Bicyclists Sharing the Path

By Doug Mink

Despite cyclists feeling that their true enemy is the automobile, it could be held that the conflict between bicyclists and pedestrians is most threatening to cyclists rights. The demise of New York's bike lanes and the attempted closing of that city's major streets to bicycles was caused by the perceived threat of bicyclists to pedestrians not to cars. The Metropolitan District Commission has recently restricted bicycle riding on some of the most relaxing stretches of the Charles River Esplanade due to complaints by pedestrians concerning bicyclists. On August 6, a Boston Globe editorial called for more regulation of the bikepaths. The problem is not that pedestrians and bicyclists cannot coexist, but that we have never been taught how to deal with each other. Bicyclists can learn how to ride in traffic from books or friends, or by applying principles they learned when they were taught to drive a car, but techniques for dealing with pedestrians, either on bikepaths or on streets are not as well-known.

Pedestrian Reactions

The first principle in dealing with pedestrians from a bike is that they don't know how to deal with you, either. Unlike automobiles, which can be directed by the bicyclist into proper action, pedestrians are less likely to react to a bicycle even if they see them. The self-righteousness which allows a bicyclist to ride unfriendly streets is multiplied in the person on foot who's sauntering in their own little world, listening to the wind in the trees or watching the sun on the water. They get upset if you call attention to yourself in the wrong way, yet they also get upset if they don't see you until you're too close.


If you're meeting head-on on a bikepath, there is an immediate dilemma as you want to keep right and they want to keep left; that is, on the same side of the bikepath. As the faster moving participant in the encounter, the bicyclist must chose where to go. Pick the side with the most room, and catch their eye by moving around a bit. Slow down and point to the direction you plan to pass. If you can't get their attention, slow down even more, and swing wider around them. If you're approaching a group of people which is blocking your path, usually one will see you and move some of their friends out of your way. Try to be as predictable as possible; stay to one edge of the path and don't wobble.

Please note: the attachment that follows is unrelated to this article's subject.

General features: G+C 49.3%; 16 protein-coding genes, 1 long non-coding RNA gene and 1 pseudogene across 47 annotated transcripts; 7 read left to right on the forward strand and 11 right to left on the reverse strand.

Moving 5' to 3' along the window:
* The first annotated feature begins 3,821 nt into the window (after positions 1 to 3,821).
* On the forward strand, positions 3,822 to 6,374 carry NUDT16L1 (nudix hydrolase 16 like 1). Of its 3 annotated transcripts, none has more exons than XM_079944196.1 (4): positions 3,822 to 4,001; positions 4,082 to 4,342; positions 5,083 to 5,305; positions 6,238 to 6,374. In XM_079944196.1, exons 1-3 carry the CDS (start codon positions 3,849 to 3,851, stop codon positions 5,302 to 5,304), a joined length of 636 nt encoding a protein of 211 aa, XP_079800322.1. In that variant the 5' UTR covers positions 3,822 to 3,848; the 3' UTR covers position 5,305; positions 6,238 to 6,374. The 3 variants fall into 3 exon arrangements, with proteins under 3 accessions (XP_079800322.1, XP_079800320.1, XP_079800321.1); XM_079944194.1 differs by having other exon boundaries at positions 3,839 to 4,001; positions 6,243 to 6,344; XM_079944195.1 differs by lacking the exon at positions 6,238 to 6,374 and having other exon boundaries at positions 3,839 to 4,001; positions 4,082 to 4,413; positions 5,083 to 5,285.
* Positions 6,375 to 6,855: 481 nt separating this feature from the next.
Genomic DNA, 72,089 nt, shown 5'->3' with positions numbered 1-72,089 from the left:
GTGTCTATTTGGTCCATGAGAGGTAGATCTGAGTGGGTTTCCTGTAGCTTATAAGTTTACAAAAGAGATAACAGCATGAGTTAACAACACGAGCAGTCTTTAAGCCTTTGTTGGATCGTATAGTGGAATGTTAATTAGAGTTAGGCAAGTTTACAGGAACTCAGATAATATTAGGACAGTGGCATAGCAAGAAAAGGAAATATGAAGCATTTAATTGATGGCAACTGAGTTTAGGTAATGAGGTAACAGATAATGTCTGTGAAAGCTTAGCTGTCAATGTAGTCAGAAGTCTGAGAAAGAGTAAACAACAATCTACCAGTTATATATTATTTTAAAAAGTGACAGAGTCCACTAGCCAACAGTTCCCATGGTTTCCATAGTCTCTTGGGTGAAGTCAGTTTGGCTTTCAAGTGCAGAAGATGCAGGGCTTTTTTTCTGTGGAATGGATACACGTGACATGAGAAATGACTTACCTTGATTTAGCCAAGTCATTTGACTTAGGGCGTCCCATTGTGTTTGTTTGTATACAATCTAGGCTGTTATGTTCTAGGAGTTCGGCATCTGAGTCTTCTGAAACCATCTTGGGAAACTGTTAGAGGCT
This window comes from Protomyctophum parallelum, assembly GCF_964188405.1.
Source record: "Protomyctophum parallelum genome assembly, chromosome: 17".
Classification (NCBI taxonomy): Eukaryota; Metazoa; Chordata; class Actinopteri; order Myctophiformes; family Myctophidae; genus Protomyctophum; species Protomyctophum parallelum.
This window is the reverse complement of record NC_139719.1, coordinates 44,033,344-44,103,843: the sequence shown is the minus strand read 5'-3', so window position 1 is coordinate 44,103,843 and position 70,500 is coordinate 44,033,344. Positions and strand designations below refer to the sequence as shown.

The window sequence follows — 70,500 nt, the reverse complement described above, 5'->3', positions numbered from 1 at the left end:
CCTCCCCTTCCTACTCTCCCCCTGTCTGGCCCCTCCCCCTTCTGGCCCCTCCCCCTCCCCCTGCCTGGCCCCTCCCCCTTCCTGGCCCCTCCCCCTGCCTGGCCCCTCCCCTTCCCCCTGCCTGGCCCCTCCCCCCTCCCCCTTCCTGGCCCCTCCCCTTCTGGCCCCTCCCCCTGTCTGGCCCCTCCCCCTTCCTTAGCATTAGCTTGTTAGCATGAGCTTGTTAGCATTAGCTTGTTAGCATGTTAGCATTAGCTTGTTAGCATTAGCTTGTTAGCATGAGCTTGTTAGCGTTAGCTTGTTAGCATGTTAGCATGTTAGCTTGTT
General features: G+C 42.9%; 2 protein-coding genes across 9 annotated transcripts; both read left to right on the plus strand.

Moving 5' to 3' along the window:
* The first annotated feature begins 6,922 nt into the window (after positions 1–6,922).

Meeting on a Road

If you meet pedestrians or joggers on a road without side walks, and you and they are both on the proper side of the road, you will meet head-on. Bicyclists should leave the shoulder or pavement edge to the person on foot, as we have the right to take a lane of the road. Again, signal your intention to move to the pedestrian's right (your left).


Pedestrians in crosswalks seem to have a hard time estimating the speed with which a bicycle is approaching and tend to assume it's moving slower than it is. If someone is approaching a crosswalk, prepare to slow down, and try to catch their attention. Remember that they're watching for cars, not bikes. If they step out in front of you, stop. If they don't see you until you're right next to them, they might move unpredictably, stepping directly into your path no matter which side you pass on.

Approaching from the Rear

When approaching a pedestrian from the rear, pass as far away as you can to avoid startling them. Say "Passing left," or "Passing right" to let them know that there's a bicycle approaching and what action they should take. If they have headphones on, you might need to shout; otherwise, just use a slightly louder than normal voice. Don't wait until you are on top of them, but don't yell from so far away that they won't know they're affected. As always, slow down to pass.


Parents often take children for walks on bikepaths because they're isolated from the dangerous streets. Give them as wide a berth as you can. Never get between a child and its parent, and make sure they know that you know that they're in front of you by smiling or saying "Hi." A similar rule can be followed for dealing with dogs and their masters.

Sharing the Path

Bicyclists and pedestrians fill similar places in the transportation grid. With cooperation, we can get and keep pleasant places to bicycle and walk. With conflict, we could lose the paths we have and have to fight larger forces to maintain our full access to city streets.